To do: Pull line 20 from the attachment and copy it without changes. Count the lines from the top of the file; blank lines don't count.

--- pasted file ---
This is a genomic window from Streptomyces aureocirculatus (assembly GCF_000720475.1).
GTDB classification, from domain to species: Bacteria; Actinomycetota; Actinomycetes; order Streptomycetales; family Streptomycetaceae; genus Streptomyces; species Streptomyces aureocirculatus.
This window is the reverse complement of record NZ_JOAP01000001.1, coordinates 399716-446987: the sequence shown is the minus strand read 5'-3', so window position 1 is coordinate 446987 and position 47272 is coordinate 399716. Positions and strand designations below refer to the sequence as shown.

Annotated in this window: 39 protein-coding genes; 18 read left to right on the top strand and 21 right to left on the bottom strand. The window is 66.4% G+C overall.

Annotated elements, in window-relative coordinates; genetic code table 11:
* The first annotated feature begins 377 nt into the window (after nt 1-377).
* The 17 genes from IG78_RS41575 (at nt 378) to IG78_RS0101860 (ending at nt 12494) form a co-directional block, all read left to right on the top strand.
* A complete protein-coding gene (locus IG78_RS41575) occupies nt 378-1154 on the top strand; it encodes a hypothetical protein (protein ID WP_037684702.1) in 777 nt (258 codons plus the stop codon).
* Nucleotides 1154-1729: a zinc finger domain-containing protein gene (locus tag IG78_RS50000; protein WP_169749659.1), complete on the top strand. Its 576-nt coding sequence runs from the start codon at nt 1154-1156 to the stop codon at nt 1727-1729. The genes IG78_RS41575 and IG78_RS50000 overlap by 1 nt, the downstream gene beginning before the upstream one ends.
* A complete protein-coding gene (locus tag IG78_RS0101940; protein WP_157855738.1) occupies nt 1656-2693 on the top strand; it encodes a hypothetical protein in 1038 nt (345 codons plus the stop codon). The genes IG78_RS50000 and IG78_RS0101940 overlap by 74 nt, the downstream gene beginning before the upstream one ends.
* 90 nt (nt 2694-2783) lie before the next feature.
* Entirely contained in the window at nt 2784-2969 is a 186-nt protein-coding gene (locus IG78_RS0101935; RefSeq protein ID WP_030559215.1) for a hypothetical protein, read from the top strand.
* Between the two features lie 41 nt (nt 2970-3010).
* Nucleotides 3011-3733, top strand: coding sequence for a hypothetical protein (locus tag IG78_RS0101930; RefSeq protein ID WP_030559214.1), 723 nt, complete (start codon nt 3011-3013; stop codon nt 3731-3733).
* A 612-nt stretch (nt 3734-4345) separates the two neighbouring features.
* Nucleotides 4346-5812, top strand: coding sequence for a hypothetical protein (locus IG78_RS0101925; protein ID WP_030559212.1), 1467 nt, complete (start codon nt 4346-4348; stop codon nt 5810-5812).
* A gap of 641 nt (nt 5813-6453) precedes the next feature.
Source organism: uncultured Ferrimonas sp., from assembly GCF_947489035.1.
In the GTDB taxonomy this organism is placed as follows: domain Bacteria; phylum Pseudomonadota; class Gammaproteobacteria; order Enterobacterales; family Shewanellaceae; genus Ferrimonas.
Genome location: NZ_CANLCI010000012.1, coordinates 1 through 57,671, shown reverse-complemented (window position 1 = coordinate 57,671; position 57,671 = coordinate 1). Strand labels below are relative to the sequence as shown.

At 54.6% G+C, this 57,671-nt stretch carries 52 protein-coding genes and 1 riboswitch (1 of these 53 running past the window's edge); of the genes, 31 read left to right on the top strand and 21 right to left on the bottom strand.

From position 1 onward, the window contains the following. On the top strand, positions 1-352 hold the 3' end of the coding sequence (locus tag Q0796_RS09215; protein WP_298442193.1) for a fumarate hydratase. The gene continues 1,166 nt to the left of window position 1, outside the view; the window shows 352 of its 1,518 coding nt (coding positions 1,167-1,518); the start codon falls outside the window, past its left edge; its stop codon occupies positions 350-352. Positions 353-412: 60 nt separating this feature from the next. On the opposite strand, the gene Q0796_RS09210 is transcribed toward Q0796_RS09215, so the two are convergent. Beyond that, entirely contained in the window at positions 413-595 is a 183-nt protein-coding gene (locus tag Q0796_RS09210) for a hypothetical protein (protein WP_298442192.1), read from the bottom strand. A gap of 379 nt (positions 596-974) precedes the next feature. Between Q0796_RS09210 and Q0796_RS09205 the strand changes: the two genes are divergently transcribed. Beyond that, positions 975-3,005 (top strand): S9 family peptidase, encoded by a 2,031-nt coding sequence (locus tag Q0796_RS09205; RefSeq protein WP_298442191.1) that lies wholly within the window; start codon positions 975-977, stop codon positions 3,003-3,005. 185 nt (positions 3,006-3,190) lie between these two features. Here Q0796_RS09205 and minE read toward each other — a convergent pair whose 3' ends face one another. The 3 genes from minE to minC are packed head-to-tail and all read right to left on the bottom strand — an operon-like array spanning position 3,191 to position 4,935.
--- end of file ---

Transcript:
Genome location: NZ_CANLCI010000012.1, coordinates 1 through 57,671, shown reverse-complemented (window position 1 = coordinate 57,671; position 57,671 = coordinate 1). Strand labels below are relative to the sequence as shown.